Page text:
F Scott Fitzgerald’s last and, some would say, greatest novel, Tender Is The Night, is adapted into captivating and sensual ballet by maverick Russian choreographer Boris Eifman. Set in the Jazz Age, the story follows troubled therapist Dick Diver as he is drawn ever deeper into the fragile mind of his beautiful patient, heiress Nicole. Psychology segues into seduction as the stark confines of the lunatic asylum are transformed into the vibrant environment of a jazz club. See Eifman Ballet’s dancers, in lavish costumes, act out a paean to the pleasures of a most decadent era, to the strains of George Gershwin and the lush melodies of Franz Schubert. Until 10th December at the London Coliseum
From David Frankel, director of The Devil Wears Prada, comes this moving tale of an ad executive, Howard (Will Smith), who stars writing letters to the universe, seeking answers after his daughter dies. Replies come in the shape of Keira Knightley as Love, Helen Mirren as Death and Naomie Harris as Time, all with wisdom to impart – if only he would listen. A modern fable with a message for anyone who has questioned the meaning of it all. Opens on 30th December in the UK
How we’ve missed the brilliance of Glenda Jackson since the two-time Oscar-winner switched careers in the early ‘90s to become a politician. Now, after she let Parliament last year, we face the enthralling prospect of an actor of true genius returning to the stage. At 80, Jackson is set to play King Lear, one of the great Shakespearean roles, applying her fearsome energy to overcome the challenges of a woman playing a man’s role. Co-starring Celia Imrie, Jane Horrocks and Rhys Ifans, and directed by Deborah Warner, this production looks set to be one of the most talked-about of the season. Until 2nd December at The Old Vic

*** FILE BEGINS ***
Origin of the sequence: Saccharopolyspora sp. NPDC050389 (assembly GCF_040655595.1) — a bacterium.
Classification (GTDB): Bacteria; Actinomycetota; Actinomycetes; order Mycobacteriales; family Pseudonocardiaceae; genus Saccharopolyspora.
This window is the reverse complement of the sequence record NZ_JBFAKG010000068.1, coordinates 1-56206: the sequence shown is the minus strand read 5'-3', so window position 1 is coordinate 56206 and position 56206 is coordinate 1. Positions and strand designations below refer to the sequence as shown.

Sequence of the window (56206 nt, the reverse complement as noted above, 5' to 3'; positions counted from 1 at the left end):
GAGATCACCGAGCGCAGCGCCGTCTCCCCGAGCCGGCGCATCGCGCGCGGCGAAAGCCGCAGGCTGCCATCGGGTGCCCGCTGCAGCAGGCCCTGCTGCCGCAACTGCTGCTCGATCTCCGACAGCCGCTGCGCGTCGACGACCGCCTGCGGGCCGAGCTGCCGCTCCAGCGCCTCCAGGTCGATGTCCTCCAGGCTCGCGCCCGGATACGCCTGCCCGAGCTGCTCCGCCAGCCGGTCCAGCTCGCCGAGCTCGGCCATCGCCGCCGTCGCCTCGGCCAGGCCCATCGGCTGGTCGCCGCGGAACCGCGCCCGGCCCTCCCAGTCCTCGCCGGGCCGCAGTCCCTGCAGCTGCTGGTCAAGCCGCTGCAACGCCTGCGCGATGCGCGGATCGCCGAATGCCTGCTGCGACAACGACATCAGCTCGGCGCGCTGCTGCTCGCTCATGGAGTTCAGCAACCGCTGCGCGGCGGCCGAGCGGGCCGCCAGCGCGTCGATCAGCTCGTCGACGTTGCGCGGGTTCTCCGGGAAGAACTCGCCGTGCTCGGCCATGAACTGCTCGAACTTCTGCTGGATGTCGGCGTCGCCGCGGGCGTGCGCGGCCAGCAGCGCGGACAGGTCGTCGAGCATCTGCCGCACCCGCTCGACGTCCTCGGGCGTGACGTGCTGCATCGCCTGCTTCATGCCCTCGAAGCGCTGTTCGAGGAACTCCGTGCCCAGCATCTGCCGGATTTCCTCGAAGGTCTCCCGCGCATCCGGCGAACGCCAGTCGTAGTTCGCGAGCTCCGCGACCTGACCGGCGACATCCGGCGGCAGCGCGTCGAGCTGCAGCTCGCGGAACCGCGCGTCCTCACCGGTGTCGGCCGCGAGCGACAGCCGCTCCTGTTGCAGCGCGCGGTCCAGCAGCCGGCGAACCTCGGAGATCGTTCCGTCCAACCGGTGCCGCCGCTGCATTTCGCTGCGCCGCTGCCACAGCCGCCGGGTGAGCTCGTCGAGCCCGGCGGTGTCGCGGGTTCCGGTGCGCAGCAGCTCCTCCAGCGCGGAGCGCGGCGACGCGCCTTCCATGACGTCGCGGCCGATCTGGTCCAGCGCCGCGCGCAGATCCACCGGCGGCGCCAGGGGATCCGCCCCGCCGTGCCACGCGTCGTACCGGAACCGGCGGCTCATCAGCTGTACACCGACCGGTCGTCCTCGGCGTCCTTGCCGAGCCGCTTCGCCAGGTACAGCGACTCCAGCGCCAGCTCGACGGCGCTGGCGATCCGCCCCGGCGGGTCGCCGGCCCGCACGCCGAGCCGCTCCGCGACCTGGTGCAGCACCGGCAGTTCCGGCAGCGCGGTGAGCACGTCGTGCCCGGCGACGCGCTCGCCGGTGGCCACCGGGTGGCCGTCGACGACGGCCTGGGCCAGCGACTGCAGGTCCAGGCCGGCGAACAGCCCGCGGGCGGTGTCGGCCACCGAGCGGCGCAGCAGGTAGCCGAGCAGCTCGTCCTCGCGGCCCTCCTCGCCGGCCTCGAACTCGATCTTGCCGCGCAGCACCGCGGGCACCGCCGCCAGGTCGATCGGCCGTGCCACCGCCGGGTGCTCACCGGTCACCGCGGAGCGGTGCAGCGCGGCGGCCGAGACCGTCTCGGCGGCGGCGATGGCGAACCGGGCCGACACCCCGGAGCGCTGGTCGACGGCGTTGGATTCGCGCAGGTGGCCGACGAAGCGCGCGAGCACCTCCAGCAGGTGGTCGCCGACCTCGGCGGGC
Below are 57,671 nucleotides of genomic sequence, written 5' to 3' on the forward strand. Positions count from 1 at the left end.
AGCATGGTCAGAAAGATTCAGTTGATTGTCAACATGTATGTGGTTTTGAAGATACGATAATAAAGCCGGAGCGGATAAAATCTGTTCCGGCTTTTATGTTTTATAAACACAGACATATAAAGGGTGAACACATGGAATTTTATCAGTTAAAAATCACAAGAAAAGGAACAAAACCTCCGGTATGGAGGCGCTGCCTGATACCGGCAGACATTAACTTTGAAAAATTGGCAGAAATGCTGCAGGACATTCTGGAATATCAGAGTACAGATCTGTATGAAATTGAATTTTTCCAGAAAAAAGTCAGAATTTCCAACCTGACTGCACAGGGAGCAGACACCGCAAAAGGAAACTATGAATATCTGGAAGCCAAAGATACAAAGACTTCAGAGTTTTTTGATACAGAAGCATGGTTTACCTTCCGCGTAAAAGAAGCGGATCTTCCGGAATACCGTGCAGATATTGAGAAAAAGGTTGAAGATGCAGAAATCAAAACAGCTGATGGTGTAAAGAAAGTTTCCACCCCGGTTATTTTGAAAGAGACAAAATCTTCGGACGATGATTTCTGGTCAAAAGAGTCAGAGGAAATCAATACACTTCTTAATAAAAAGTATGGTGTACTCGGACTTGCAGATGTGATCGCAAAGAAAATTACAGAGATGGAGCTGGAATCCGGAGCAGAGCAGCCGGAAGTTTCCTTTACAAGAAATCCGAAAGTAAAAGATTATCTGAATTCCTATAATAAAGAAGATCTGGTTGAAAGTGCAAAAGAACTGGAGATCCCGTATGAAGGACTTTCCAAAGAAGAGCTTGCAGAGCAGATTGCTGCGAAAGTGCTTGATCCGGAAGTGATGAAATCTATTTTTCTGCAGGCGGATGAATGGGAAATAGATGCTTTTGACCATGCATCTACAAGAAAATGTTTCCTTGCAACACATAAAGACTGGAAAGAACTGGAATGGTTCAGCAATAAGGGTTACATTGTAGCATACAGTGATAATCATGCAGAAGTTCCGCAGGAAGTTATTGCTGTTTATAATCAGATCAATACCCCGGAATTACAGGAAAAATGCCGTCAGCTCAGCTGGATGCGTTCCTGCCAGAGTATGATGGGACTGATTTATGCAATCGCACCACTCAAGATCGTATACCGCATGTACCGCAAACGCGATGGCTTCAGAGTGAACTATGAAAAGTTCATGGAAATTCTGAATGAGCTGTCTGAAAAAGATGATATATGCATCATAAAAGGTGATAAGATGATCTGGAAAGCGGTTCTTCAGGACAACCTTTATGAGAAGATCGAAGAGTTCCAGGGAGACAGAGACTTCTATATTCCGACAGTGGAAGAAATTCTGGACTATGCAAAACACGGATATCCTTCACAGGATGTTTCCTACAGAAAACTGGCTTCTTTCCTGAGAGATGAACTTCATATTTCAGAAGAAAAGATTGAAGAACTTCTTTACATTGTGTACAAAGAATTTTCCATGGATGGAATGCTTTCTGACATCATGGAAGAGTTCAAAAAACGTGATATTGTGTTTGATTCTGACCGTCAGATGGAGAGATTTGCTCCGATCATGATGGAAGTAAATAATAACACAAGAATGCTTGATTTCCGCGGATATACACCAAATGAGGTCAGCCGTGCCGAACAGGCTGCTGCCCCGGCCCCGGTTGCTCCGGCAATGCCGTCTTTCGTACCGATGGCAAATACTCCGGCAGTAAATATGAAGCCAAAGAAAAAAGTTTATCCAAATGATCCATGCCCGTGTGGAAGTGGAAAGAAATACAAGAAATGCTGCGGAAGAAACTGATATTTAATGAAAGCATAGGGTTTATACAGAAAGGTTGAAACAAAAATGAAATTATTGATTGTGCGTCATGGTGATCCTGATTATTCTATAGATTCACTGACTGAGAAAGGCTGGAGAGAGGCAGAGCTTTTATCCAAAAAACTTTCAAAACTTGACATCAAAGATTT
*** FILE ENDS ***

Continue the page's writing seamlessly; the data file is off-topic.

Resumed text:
It’s “excess” all areas in this exhibition of the most colourful, eye-catching and plain outrageous fashion items of the past three centuries – all to explore that most loaded of terms, “vulgar”. John Galliano’s creations for Dior sit alongside the 10ft-wide mantua skirts of the 1700s in a line-up featuring Vivienne Westwood, Moschino, Prada and Milliner Stephen Jones, all conjured up by psychoanalyst Adam Phillips and curator Judith Clark. Until 5th February at the Barbican
Welcome to the latest must-see destination for lovers of great design. Less than six months after its old site by the Thames shut down, the Design Museum is reborn in Kensington with a wholly revamped building to usher in a very different era for the gallery. Back on display goes the arresting permanent collection in which road signs, the Sony Walkman and even a Kalashnikov rifle jostle for space. But there’s also the exciting prospect of a new generation of provocative exhibitions, beginning with Fear and Love: Reactions to a Complex World, which features specially commissioned installations that look to the future in our fast-changing society. From 24th November at the Design Museum
In her latest novel, Zadie Smith, author of superb” White Teeth”, tells the tale of two London girls in the ‘90s, both of whom dream of making it as a dancer. But only one has the talent to take her to the top, while the other must settle for being a PA to a pop star. Switching between Europe and Africa, and certain to be steeped in Smith’s distinctive wit, this will be one of the landmarks books of 2016 and a likely contender for the next Man Booker Prize.
Art lovers can now head to the new gallery Kamel Mennour in London located in Mayfair. Pierre Yovanovitch has signed the interior design of this new space after realising 28 Avenue Matignon. The 51 Brook Street welcomes a specific programming in relation to the three Parisian galleries. We love the atmosphere of London apartment with curved windows, mahogany flooring, beautiful white walls and a bench nestling in one of the alcoves. www.hamelmennour.com